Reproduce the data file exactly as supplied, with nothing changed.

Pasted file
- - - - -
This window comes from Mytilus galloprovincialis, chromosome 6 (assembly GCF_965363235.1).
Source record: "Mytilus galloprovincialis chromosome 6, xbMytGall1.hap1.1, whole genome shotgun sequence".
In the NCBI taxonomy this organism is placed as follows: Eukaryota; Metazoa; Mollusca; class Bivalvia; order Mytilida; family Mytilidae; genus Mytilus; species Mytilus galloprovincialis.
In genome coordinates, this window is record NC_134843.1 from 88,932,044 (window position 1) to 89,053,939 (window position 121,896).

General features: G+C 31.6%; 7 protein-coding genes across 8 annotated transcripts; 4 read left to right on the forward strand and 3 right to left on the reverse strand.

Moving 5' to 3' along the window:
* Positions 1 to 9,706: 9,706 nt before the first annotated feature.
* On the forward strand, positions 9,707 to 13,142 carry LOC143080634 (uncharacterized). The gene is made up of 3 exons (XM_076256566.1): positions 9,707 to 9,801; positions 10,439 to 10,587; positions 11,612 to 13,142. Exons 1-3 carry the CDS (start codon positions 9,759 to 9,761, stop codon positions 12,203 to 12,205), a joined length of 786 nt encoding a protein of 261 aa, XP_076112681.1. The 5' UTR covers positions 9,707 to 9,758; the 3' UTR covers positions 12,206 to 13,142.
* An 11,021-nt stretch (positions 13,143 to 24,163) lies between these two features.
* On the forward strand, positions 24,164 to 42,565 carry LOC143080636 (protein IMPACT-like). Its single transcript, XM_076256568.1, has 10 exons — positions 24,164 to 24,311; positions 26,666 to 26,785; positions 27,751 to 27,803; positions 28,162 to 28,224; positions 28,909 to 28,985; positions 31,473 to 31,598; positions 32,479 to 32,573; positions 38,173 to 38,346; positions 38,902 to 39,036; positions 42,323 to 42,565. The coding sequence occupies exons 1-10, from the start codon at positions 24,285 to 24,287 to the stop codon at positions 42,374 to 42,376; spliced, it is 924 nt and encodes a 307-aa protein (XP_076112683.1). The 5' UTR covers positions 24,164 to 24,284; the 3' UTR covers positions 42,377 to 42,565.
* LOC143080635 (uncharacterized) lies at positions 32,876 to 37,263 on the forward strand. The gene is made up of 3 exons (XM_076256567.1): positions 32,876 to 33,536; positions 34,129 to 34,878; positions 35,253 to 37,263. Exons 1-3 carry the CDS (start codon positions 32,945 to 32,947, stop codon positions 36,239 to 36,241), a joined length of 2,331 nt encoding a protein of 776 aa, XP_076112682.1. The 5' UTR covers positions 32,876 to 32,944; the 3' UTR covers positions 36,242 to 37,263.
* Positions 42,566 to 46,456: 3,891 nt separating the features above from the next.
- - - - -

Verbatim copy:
This window comes from Mytilus galloprovincialis, chromosome 6 (assembly GCF_965363235.1).
Source record: "Mytilus galloprovincialis chromosome 6, xbMytGall1.hap1.1, whole genome shotgun sequence".
In the NCBI taxonomy this organism is placed as follows: Eukaryota; Metazoa; Mollusca; class Bivalvia; order Mytilida; family Mytilidae; genus Mytilus; species Mytilus galloprovincialis.
In genome coordinates, this window is record NC_134843.1 from 88,932,044 (window position 1) to 89,053,939 (window position 121,896).

General features: G+C 31.6%; 7 protein-coding genes across 8 annotated transcripts; 4 read left to right on the forward strand and 3 right to left on the reverse strand.

Moving 5' to 3' along the window:
* Positions 1 to 9,706: 9,706 nt before the first annotated feature.
* On the forward strand, positions 9,707 to 13,142 carry LOC143080634 (uncharacterized). The gene is made up of 3 exons (XM_076256566.1): positions 9,707 to 9,801; positions 10,439 to 10,587; positions 11,612 to 13,142. Exons 1-3 carry the CDS (start codon positions 9,759 to 9,761, stop codon positions 12,203 to 12,205), a joined length of 786 nt encoding a protein of 261 aa, XP_076112681.1. The 5' UTR covers positions 9,707 to 9,758; the 3' UTR covers positions 12,206 to 13,142.
* An 11,021-nt stretch (positions 13,143 to 24,163) lies between these two features.
* On the forward strand, positions 24,164 to 42,565 carry LOC143080636 (protein IMPACT-like). Its single transcript, XM_076256568.1, has 10 exons — positions 24,164 to 24,311; positions 26,666 to 26,785; positions 27,751 to 27,803; positions 28,162 to 28,224; positions 28,909 to 28,985; positions 31,473 to 31,598; positions 32,479 to 32,573; positions 38,173 to 38,346; positions 38,902 to 39,036; positions 42,323 to 42,565. The coding sequence occupies exons 1-10, from the start codon at positions 24,285 to 24,287 to the stop codon at positions 42,374 to 42,376; spliced, it is 924 nt and encodes a 307-aa protein (XP_076112683.1). The 5' UTR covers positions 24,164 to 24,284; the 3' UTR covers positions 42,377 to 42,565.
* LOC143080635 (uncharacterized) lies at positions 32,876 to 37,263 on the forward strand. The gene is made up of 3 exons (XM_076256567.1): positions 32,876 to 33,536; positions 34,129 to 34,878; positions 35,253 to 37,263. Exons 1-3 carry the CDS (start codon positions 32,945 to 32,947, stop codon positions 36,239 to 36,241), a joined length of 2,331 nt encoding a protein of 776 aa, XP_076112682.1. The 5' UTR covers positions 32,876 to 32,944; the 3' UTR covers positions 36,242 to 37,263.
* Positions 42,566 to 46,456: 3,891 nt separating the features above from the next.